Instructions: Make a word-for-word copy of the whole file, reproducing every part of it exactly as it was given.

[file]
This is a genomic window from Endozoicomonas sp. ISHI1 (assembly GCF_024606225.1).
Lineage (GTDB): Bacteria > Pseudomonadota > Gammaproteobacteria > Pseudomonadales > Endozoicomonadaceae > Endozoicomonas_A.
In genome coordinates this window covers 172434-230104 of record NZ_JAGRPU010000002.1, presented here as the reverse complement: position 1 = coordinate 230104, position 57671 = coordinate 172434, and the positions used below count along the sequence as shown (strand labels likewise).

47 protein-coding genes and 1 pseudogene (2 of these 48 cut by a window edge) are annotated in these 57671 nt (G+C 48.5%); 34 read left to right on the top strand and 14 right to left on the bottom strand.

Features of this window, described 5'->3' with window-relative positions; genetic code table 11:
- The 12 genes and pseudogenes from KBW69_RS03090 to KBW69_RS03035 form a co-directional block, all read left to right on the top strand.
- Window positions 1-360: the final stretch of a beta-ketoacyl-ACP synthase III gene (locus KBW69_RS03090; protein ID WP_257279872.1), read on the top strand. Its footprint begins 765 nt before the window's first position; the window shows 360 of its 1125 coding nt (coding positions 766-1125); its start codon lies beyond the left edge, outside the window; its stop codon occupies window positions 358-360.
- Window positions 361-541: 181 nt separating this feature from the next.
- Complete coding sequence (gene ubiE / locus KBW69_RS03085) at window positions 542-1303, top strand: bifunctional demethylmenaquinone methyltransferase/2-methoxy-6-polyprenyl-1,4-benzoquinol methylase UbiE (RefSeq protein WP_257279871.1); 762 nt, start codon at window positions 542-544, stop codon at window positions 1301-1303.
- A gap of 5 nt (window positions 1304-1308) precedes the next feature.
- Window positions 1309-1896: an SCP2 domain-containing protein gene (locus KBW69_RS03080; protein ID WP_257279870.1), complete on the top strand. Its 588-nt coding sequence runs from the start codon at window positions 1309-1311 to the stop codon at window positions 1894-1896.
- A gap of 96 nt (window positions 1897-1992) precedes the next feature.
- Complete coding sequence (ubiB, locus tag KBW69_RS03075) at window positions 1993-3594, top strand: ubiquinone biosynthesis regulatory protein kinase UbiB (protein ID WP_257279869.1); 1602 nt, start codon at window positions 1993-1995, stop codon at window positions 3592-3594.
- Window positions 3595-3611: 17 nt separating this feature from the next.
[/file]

This is a genomic window from Endozoicomonas sp. ISHI1 (assembly GCF_024606225.1).
Lineage (GTDB): Bacteria > Pseudomonadota > Gammaproteobacteria > Pseudomonadales > Endozoicomonadaceae > Endozoicomonas_A.
In genome coordinates this window covers 172434-230104 of record NZ_JAGRPU010000002.1, presented here as the reverse complement: position 1 = coordinate 230104, position 57671 = coordinate 172434, and the positions used below count along the sequence as shown (strand labels likewise).

47 protein-coding genes and 1 pseudogene (2 of these 48 cut by a window edge) are annotated in these 57671 nt (G+C 48.5%); 34 read left to right on the top strand and 14 right to left on the bottom strand.

Features of this window, described 5'->3' with window-relative positions; genetic code table 11:
- The 12 genes and pseudogenes from KBW69_RS03090 to KBW69_RS03035 form a co-directional block, all read left to right on the top strand.
- Window positions 1-360: the final stretch of a beta-ketoacyl-ACP synthase III gene (locus KBW69_RS03090; protein ID WP_257279872.1), read on the top strand. Its footprint begins 765 nt before the window's first position; the window shows 360 of its 1125 coding nt (coding positions 766-1125); its start codon lies beyond the left edge, outside the window; its stop codon occupies window positions 358-360.
- Window positions 361-541: 181 nt separating this feature from the next.
- Complete coding sequence (gene ubiE / locus KBW69_RS03085) at window positions 542-1303, top strand: bifunctional demethylmenaquinone methyltransferase/2-methoxy-6-polyprenyl-1,4-benzoquinol methylase UbiE (RefSeq protein WP_257279871.1); 762 nt, start codon at window positions 542-544, stop codon at window positions 1301-1303.
- A gap of 5 nt (window positions 1304-1308) precedes the next feature.
- Window positions 1309-1896: an SCP2 domain-containing protein gene (locus KBW69_RS03080; protein ID WP_257279870.1), complete on the top strand. Its 588-nt coding sequence runs from the start codon at window positions 1309-1311 to the stop codon at window positions 1894-1896.
- A gap of 96 nt (window positions 1897-1992) precedes the next feature.
- Complete coding sequence (ubiB, locus tag KBW69_RS03075) at window positions 1993-3594, top strand: ubiquinone biosynthesis regulatory protein kinase UbiB (protein ID WP_257279869.1); 1602 nt, start codon at window positions 1993-1995, stop codon at window positions 3592-3594.
- Window positions 3595-3611: 17 nt separating this feature from the next.